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DNR hiring for accelerated conservation officer training

To help fill vacancies for essential conservation officer roles in 14 counties, the Michigan Department of Natural Resources is hiring licensed law enforcement officers for an accelerated conservation officer training program.  

“The accelerated hiring process will allow licensed officers who have received general criminal training to bypass the traditional Conservation Officer Recruit School Academy and immediately begin their natural resources law enforcement training,” said Capt. Jen Wolf, DNR Law Enforcement Division. “This helps us bring in skilled, motivated officers with diverse law enforcement experience to quickly fill existing vacancies.”

Counties with vacancies include: Baraga, Cass, Chippewa, Eaton, Huron, Ingham, Kalamazoo, Lapeer, Mackinac, Midland, Ontonagon, Oscoda, Shiawassee and Tuscola.

Qualified applicants must be at least 21 years of age and meet one of the following requirements:

  • Hold a current Michigan Commission on Law Enforcement Standards license.
  • Be a graduating student from a law enforcement academy and eligible for immediate licensure upon employment.
  • Be a licensed law enforcement officer in another state and meet MCOLES requirements.

Interested? Apply by May 10. Successful candidates will meet DNR hiring requirements, including being a State of Michigan resident, by the time training ends.

Stationed in nearly every county of the state, DNR conservation officers are fully licensed law enforcement officers who enforce laws and regulations related to fish and wildlife, state parks, trails and forests, and outdoor recreation activities such as off-road vehicle use, snowmobiling and boating. They also often serve as first responders during natural disasters and life-threatening situations.

The application process includes the opportunity for candidates to give preference for which county they prefer to patrol.

Previous fishing and hunting experience and a college education are not required to become a conservation officer.

“This is a lifelong career, and we want to see applicants succeed,” Wolf said. “Our instructors are the best at what they do, and we will support each applicant to ensure they have what they need to be successful.”

Twelve conservation officers have completed the DNR’s accelerated training program since 2021.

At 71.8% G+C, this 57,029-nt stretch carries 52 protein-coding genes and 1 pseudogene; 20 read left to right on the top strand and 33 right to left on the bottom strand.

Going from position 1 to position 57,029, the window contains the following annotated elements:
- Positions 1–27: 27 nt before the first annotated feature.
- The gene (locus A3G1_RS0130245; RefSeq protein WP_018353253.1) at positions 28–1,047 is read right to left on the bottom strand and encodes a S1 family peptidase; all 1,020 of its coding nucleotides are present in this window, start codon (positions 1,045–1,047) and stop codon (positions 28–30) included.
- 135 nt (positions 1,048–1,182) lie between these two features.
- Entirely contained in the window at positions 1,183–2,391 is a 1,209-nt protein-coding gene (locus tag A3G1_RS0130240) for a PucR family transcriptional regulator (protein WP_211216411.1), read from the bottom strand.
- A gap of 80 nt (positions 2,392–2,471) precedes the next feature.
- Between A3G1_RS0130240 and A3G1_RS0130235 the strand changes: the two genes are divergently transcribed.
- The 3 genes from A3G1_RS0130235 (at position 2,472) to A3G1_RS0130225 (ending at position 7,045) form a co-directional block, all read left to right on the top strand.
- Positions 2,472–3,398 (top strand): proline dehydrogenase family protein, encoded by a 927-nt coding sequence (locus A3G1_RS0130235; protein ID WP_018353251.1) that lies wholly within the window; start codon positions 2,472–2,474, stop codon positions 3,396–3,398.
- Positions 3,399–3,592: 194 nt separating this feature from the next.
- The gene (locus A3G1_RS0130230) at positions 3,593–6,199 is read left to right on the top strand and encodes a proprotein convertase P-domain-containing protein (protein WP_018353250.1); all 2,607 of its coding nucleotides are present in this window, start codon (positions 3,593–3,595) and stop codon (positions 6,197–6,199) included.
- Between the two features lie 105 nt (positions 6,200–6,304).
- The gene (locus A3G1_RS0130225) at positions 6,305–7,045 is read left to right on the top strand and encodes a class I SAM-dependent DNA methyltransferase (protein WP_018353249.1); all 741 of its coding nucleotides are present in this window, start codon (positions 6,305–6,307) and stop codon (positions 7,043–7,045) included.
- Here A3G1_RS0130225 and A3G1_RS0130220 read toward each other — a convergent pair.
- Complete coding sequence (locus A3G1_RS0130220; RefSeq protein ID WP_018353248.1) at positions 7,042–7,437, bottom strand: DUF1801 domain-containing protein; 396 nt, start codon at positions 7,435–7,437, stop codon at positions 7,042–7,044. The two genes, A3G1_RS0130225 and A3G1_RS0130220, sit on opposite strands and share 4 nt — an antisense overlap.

“The DNR offers some of the best courses and in-house training,” said CO Alexander Bourgeois, who was hired in 2022 and previously worked for the Royal Oak Police Department. “I love the unique aspects of being a conservation officer – riding snowmobiles, ORVs and boats. I get to do my job and enjoy being outdoors at the same time. We have flexible schedules, too, so I can coordinate with my family’s schedule. We also work all of our cases start to finish, through good investigations and hard work, which is very rewarding.”

Training will include laws and rules specific to fish and game, species identification, and enforcement and safe operation of boats, off-road vehicles and snowmobiles.

Successful candidates will be hired as probationary conservation officers and immediately receive a DNR patrol vehicle and firearms. These PCOs will be able to return home at the end of each day, with the exception of training at locations that require travel. The DNR will provide lodging accommodations for PCOs who meet travel status requirements. 

As State of Michigan employees, PCOs will receive biweekly paychecks and have the opportunity to earn health and retirement benefits.

The Michigan DNR Law Enforcement Division is a veteran-friendly employer committed to protecting Michigan’s natural resources and the environment, and the health and safety of the public through effective law enforcement and education.

Learn more about the conservation officer hiring process and requirements by visiting or contacting a local recruiter.

Note to editors: Accompanying photos are available below for download. Caption information follows.

Officers: The DNR is hiring current, or soon to graduate law enforcement officers to fill essential conservation officer roles in 14 counties. Interested candidates should apply by May 10 and are encouraged to contact a recruiter with any questions.